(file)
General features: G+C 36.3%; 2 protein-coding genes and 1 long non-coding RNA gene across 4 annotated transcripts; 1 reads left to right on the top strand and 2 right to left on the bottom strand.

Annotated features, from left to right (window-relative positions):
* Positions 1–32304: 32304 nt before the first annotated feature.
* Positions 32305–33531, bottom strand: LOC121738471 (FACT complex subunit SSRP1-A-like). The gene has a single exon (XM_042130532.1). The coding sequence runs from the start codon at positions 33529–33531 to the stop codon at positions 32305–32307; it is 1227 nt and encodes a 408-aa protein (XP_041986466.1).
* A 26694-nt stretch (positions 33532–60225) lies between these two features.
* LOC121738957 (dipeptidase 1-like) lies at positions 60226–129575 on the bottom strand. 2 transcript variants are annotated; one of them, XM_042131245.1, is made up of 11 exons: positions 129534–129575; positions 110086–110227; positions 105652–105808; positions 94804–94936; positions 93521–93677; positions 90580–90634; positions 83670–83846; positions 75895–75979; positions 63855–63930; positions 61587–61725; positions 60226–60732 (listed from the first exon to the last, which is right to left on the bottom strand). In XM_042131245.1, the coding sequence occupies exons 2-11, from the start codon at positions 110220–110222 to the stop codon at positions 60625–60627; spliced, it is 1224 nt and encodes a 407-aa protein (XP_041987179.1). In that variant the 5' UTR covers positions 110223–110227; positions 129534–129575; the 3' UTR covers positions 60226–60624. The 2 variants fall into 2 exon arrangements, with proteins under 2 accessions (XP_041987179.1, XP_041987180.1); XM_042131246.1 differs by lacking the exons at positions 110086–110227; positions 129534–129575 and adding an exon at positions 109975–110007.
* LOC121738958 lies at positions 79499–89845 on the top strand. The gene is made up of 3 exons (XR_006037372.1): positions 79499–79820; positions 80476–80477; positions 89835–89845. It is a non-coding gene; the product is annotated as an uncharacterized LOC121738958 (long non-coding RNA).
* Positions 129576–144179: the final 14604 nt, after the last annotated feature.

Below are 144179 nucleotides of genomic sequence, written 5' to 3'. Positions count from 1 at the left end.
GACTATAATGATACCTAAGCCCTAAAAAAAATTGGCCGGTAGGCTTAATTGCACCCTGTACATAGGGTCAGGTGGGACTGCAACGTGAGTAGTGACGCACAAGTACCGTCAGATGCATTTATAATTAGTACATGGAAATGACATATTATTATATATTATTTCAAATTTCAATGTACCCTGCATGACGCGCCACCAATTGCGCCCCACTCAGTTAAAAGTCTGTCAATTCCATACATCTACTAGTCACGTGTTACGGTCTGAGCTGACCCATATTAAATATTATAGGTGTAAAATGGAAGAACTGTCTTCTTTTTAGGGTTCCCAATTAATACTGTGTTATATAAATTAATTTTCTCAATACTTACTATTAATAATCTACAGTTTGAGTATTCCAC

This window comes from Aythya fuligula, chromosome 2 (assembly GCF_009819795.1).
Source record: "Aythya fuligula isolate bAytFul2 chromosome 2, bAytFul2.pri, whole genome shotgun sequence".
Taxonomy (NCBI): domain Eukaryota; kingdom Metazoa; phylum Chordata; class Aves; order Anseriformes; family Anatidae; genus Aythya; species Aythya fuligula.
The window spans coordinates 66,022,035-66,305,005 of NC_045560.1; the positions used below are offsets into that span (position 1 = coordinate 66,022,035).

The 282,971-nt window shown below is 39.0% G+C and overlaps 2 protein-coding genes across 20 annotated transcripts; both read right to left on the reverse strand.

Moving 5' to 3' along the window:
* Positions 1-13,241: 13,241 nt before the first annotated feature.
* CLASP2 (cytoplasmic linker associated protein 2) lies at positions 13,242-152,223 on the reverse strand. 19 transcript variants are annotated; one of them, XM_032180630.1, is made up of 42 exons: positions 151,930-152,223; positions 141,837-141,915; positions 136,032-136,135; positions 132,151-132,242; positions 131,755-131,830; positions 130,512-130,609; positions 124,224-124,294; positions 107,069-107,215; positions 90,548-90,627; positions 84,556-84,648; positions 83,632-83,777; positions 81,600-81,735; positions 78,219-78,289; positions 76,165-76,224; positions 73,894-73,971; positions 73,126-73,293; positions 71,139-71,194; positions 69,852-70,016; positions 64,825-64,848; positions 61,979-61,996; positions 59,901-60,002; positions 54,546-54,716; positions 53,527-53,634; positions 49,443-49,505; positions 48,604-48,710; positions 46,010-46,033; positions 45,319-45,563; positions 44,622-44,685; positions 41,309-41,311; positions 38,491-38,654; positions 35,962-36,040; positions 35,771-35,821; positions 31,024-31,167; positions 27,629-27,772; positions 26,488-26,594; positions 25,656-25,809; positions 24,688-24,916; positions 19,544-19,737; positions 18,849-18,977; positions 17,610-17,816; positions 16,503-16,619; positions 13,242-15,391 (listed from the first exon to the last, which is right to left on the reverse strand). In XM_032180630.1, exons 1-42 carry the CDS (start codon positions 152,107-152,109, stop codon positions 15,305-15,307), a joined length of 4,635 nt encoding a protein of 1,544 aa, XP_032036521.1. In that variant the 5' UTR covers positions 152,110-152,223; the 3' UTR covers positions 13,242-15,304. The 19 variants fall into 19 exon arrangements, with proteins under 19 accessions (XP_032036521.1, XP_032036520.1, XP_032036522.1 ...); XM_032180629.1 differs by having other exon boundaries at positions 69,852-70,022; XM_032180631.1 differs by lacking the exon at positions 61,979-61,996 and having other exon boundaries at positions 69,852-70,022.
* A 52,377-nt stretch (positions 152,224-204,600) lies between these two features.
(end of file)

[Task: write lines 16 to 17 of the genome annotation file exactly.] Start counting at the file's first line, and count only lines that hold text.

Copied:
Moving 5' to 3' along the window:
* Positions 1-13,241: 13,241 nt before the first annotated feature.